Well-travelled Barbadian umpire Gregory Brathwaite has been tipped to become the next Test umpire from the region.
West Indies Cricket Umpires Association secretary, Vivian Johnson, said the 50-year-old Brathwaite was currently among a group of officials on an “emerging panel” of international umpires soon expected to graduate to the longest format.
“Based on reports, Gregory is in what we would call the ‘emerging panel’ of the international panel of umpires,” Johnson said.
“We have four members on that panel – the international panel – and he is integrated into the emerging panel. That means he is being earmarked for Test cricket in the future. That’s where they move from; it is on that level.
“The ICC competitions that are held internationally like the women’s tournaments and T20 tournaments, some of our umpires are asked to go to those tournaments, and Gregory has been going to them and getting a lot of finals and semi-finals.”
Brathwaite has already stood in 44 One-Day Internationals, the last coming on England’s high profile tour of South Africa last February, and has also officiated in 28 T20 Internationals.
Recently, he was third television umpire for the final of the Women’s T20 World Cup in Melbourne last March, and was also good enough to stand in the final of the women’s 50-overs World Cup three years ago in England.
Brathwaite is one of four Caribbean umpires on the ICC International Panel, alongside fellow countryman Leslie Reifer, Guyanese Nigel Duguid and Jamaican Patrick Gustard.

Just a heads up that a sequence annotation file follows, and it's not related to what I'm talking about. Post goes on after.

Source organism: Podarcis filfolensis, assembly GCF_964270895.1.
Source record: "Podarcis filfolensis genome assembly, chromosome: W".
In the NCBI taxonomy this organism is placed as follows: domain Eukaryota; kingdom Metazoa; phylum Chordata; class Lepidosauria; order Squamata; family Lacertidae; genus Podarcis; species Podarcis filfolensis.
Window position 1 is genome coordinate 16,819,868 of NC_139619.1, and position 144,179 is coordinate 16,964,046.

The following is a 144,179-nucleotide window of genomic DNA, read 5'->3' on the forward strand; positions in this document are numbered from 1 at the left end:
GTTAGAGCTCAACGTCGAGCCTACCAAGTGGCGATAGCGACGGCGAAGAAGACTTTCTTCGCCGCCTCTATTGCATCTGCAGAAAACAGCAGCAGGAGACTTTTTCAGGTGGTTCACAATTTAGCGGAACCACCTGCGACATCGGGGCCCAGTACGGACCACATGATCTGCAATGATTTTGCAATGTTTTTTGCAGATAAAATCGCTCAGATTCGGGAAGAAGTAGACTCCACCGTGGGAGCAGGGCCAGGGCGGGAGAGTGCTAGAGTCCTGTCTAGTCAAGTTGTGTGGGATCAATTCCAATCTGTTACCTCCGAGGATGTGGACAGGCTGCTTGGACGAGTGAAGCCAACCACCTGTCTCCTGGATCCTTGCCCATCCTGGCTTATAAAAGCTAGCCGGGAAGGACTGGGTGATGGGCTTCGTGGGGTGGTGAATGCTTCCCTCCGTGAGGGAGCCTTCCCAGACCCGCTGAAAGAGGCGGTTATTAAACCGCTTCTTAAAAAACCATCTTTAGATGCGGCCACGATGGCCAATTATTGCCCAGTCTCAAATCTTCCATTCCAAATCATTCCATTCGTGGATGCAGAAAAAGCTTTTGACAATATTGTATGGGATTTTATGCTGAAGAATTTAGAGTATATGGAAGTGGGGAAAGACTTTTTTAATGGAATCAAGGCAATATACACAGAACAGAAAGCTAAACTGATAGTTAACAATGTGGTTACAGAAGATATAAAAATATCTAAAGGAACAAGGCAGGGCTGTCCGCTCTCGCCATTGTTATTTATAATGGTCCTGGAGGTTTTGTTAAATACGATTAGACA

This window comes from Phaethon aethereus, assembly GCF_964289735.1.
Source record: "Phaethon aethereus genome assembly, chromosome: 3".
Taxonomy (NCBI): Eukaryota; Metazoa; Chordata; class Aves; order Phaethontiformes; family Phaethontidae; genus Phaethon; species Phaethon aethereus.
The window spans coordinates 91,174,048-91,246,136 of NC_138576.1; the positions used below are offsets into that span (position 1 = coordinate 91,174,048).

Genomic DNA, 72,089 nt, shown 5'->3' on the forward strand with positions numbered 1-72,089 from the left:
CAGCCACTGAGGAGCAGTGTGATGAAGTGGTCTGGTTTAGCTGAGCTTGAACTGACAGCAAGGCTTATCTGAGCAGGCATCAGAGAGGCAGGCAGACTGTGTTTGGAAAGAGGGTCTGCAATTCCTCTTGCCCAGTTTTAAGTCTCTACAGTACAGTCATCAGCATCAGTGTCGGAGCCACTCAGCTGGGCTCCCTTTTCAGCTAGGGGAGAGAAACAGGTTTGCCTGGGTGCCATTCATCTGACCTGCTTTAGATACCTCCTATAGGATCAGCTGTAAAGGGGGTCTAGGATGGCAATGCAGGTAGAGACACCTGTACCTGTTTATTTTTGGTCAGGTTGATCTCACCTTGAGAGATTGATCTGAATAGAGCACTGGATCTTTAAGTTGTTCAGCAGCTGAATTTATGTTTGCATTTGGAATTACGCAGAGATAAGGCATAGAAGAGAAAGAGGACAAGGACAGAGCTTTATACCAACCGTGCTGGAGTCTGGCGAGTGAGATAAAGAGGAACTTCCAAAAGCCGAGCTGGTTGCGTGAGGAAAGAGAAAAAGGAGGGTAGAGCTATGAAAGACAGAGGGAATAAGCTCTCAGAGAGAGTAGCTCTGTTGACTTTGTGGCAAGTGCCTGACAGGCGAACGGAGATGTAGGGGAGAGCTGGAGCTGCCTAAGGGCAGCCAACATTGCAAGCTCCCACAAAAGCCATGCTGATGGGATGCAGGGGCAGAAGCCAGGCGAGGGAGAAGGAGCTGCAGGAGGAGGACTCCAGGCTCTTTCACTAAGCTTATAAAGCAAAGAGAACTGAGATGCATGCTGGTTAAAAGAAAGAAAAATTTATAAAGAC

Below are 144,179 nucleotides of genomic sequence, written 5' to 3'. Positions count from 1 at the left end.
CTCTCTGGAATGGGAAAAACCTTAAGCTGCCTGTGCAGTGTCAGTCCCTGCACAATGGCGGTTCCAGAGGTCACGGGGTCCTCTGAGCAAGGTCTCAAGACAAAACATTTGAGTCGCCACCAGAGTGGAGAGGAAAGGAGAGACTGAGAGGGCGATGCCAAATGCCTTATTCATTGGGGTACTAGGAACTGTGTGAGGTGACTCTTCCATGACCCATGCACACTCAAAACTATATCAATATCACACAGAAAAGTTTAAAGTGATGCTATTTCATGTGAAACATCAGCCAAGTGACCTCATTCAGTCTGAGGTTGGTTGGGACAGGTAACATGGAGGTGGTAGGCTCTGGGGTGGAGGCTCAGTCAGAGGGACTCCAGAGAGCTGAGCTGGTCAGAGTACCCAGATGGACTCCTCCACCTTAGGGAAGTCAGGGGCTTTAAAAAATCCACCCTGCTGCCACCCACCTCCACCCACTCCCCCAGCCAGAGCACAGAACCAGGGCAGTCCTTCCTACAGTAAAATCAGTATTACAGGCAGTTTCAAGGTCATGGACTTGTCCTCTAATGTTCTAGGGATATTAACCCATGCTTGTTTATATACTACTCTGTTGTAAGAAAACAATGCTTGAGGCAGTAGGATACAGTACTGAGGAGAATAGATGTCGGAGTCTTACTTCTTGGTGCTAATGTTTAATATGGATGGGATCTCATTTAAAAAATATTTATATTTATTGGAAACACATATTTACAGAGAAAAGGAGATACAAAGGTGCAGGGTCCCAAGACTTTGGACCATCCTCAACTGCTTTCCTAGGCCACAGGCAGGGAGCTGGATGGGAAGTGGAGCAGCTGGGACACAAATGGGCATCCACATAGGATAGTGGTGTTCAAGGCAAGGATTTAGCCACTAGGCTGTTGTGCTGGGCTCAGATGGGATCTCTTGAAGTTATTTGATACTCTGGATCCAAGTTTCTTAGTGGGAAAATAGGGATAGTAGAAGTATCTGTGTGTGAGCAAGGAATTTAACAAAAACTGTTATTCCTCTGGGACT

Currently, Trinidadian Joel Wilson is the only regional official on the ICC’s Elite Panel, having already stood in 19 Tests, including two of the five high profile Ashes Tests last summer.
Johnson said Gustard, Duguid and Reifer were also making strides, along with woman umpire Jacqueline Williams – a 44-year-old Jamaican who made her international debut last year and had already stood in five ODIs involving associate nations.
“Jacqueline Williams has been doing exceedingly well so she’d been recognised worldwide,” Johnson pointed out.
“Cricket umpiring is a long game – it takes time. Since 2010 when we formed a [new] regional panel, it took nine years for one of those to be elevated to the Elite Panel which we are grateful for, so it’s a long game.
“There are countries who don’t have representatives there so we’re hoping that over time we’ll get two, we’ll get three but we have to continue the training and we have to make sure the umpires remain sharp, are doing the games that will get them to that level and keep them at that level.”
Johnson said WICUA, in association with Cricket West Indies, had been collaborating to ensure the region produced high quality officials.
“We’re working hard. The board (CWI) has been putting in a lot of training and a lot of programmes for the umpires to succeed at the highest level and it is paying off,” said Johnson.
“As a matter of fact, I will go back as far as 2010 when we had a meeting at the board level in Antigua and we decided we were going to be fast-forwarding and using a lot of young umpires to give them the requisite training and experience so that within a requisite number of years, they would be advancing to that [international] level.
“For many years we’ve had exchange programmes with Bangladesh and England so many of these umpires we’re speaking about, they went on these training programmes to sharpen their skills, to see what other cultures were all about.”
Jamaican Steve Bucknor remains the most successful umpire to emerge from the region, having stood in 128 Tests and 181 ODIs before quitting in 2009.